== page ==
At the risk of hijacking this thread…
To be fair (to both of them) I think May is taking the flack for the total cock-up that has been the state of Brexit negotiations since we sent the Article 50 letter but to lay Cameron’s problems at her feet is probably a bit much.
Originally I thought Cameron had called the referendum purely to silence Tory party Euro sceptics but having read a few bits and pieces on the situation I’m not sure it is that straightforward. Nick Clegg’s book is worth a read (but not a fiver, borrow a copy if you can) .
The problem, really, was that the EU was/is committed to “ever closer union” but that the UK was almost certainly not going to be comfortable with that, nor with the inevitable membership of the Euro that following that path would entail. The other issue was that one of the pillars, free movement of people - which we can see the EU will defend to its last breath - is not necessarily an unambiguously positive thing. Large movement of population from economically depressed areas of the EU to more economically favourable ones stresses the infrastructure in the destination countries, engenders resentment in the extant populations of those countries and drains the source countries of expertise and manpower.
Cameron got some important concessions but was unable to make inroads with the fundamental problems that the EU faces in terms of movement of people.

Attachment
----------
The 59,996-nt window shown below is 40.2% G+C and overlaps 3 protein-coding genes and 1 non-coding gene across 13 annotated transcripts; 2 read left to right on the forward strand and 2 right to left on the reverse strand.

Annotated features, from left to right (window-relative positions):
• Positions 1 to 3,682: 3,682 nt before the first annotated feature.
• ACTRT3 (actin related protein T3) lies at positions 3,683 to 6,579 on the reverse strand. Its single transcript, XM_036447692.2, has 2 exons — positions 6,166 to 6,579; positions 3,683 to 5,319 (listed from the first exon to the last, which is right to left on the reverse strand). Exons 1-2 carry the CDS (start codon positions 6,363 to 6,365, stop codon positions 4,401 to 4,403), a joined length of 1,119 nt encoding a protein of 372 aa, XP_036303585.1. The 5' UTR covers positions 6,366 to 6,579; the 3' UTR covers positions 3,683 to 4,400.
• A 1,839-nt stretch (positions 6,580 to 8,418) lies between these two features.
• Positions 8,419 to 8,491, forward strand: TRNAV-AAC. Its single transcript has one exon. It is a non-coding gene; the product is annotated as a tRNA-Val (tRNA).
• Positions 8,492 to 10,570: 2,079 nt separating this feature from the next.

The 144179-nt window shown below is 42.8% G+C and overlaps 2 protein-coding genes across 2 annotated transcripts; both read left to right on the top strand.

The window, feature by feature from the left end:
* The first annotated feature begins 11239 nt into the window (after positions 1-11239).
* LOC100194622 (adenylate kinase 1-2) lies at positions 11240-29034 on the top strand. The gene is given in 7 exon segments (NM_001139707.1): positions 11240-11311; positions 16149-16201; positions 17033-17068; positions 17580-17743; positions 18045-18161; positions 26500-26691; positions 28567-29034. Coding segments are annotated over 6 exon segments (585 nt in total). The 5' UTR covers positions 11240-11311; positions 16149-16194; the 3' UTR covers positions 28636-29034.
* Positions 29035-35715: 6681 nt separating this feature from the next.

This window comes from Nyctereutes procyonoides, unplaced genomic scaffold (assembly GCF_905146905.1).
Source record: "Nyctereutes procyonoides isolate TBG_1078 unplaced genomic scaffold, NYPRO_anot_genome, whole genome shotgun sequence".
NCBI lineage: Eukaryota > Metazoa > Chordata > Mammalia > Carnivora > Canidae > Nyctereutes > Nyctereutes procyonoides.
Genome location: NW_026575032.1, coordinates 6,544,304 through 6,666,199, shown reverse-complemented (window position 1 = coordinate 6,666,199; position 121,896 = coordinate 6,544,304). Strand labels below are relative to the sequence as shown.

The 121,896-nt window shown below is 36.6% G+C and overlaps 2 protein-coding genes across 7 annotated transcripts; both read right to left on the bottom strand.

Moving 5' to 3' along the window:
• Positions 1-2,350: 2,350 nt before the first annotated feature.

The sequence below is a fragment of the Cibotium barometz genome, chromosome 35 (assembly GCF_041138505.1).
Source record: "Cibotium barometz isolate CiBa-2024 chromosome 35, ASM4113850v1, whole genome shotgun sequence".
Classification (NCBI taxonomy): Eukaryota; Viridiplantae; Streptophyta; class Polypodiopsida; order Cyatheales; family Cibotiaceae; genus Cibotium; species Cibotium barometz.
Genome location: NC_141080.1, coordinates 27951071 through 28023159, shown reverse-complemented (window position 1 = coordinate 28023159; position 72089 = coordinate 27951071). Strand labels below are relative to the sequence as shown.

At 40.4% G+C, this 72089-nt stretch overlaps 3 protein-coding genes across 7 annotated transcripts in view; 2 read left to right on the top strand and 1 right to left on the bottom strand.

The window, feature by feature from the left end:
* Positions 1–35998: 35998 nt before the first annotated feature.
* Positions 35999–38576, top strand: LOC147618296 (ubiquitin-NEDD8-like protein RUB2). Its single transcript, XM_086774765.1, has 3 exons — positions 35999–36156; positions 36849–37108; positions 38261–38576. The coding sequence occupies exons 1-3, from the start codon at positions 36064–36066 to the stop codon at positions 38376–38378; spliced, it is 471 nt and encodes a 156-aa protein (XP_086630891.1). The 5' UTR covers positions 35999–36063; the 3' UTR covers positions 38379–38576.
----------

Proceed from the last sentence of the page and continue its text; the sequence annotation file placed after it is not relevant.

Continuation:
I think that he, broadly speaking, had a point in that the GBP (Great British Public) should be consulted on our future relationship with the EU but naïve in believing that the GBP could really understand the issues involved. I think he called the referendum too early (that’s political short termism for you, of course) - we should have had the impact analyses first and analysis of what sort of relationship we might have had with the EU after leaving first and then consulted the GBP.
The result is varying degrees of chaos with ordinary people and businesses, who just want some degree of certainty with which to plan their lives, caught up against the fact that we have a sort of Brexit event horizon beyond which governments cannot see, cannot provide guarantees, and certainly won’t issue any permits, documents, visas or anything else.
It’s not that HMG is incompetent (well, not in this specific instance) it’s that really, no one knows what is going to happen post Brexit and nothing has been set up yet - you can’t apply for whatever card will entitle you to stay in France if no-one yet knows what that document will be.
As for whether we will be subject to fingerprinting and photos everytime we cross the border into the EU, well, that might just have to stem from our status as a “3rd nation”. We have to accept that if we are to leave the EU then we will be treated as citizens of other nation states who are not members - it does not follow that purely because we are British we deserve some special status (much though some would like to think that it does).